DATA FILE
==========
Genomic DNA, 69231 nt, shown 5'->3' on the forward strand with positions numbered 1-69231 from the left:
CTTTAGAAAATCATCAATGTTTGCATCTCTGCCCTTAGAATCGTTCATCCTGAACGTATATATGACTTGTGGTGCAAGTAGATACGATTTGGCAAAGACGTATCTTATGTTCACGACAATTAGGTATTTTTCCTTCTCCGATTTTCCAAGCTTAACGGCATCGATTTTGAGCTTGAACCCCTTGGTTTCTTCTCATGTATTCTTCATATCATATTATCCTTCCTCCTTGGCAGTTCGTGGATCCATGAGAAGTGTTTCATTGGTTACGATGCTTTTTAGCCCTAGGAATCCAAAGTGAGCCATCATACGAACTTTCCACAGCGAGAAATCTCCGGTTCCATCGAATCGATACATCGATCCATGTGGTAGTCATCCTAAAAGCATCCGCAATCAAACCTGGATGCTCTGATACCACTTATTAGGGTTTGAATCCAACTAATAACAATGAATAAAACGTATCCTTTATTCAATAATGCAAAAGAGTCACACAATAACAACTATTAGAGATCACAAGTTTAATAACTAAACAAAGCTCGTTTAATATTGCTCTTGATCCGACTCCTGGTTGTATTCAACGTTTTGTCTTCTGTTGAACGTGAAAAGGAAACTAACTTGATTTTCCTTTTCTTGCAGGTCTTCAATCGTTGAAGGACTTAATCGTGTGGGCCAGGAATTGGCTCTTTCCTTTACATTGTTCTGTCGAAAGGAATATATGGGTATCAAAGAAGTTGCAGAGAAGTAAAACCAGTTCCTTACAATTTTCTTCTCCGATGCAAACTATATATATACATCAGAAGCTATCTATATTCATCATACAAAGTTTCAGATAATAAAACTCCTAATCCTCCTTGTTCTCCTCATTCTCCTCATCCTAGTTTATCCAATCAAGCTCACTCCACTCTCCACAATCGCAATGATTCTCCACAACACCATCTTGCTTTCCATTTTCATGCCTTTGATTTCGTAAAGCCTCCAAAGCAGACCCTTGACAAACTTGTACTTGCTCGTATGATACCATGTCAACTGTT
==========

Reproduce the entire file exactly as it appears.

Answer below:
Genomic DNA, 69231 nt, shown 5'->3' on the forward strand with positions numbered 1-69231 from the left:
CTTTAGAAAATCATCAATGTTTGCATCTCTGCCCTTAGAATCGTTCATCCTGAACGTATATATGACTTGTGGTGCAAGTAGATACGATTTGGCAAAGACGTATCTTATGTTCACGACAATTAGGTATTTTTCCTTCTCCGATTTTCCAAGCTTAACGGCATCGATTTTGAGCTTGAACCCCTTGGTTTCTTCTCATGTATTCTTCATATCATATTATCCTTCCTCCTTGGCAGTTCGTGGATCCATGAGAAGTGTTTCATTGGTTACGATGCTTTTTAGCCCTAGGAATCCAAAGTGAGCCATCATACGAACTTTCCACAGCGAGAAATCTCCGGTTCCATCGAATCGATACATCGATCCATGTGGTAGTCATCCTAAAAGCATCCGCAATCAAACCTGGATGCTCTGATACCACTTATTAGGGTTTGAATCCAACTAATAACAATGAATAAAACGTATCCTTTATTCAATAATGCAAAAGAGTCACACAATAACAACTATTAGAGATCACAAGTTTAATAACTAAACAAAGCTCGTTTAATATTGCTCTTGATCCGACTCCTGGTTGTATTCAACGTTTTGTCTTCTGTTGAACGTGAAAAGGAAACTAACTTGATTTTCCTTTTCTTGCAGGTCTTCAATCGTTGAAGGACTTAATCGTGTGGGCCAGGAATTGGCTCTTTCCTTTACATTGTTCTGTCGAAAGGAATATATGGGTATCAAAGAAGTTGCAGAGAAGTAAAACCAGTTCCTTACAATTTTCTTCTCCGATGCAAACTATATATATACATCAGAAGCTATCTATATTCATCATACAAAGTTTCAGATAATAAAACTCCTAATCCTCCTTGTTCTCCTCATTCTCCTCATCCTAGTTTATCCAATCAAGCTCACTCCACTCTCCACAATCGCAATGATTCTCCACAACACCATCTTGCTTTCCATTTTCATGCCTTTGATTTCGTAAAGCCTCCAAAGCAGACCCTTGACAAACTTGTACTTGCTCGTATGATACCATGTCAACTGTT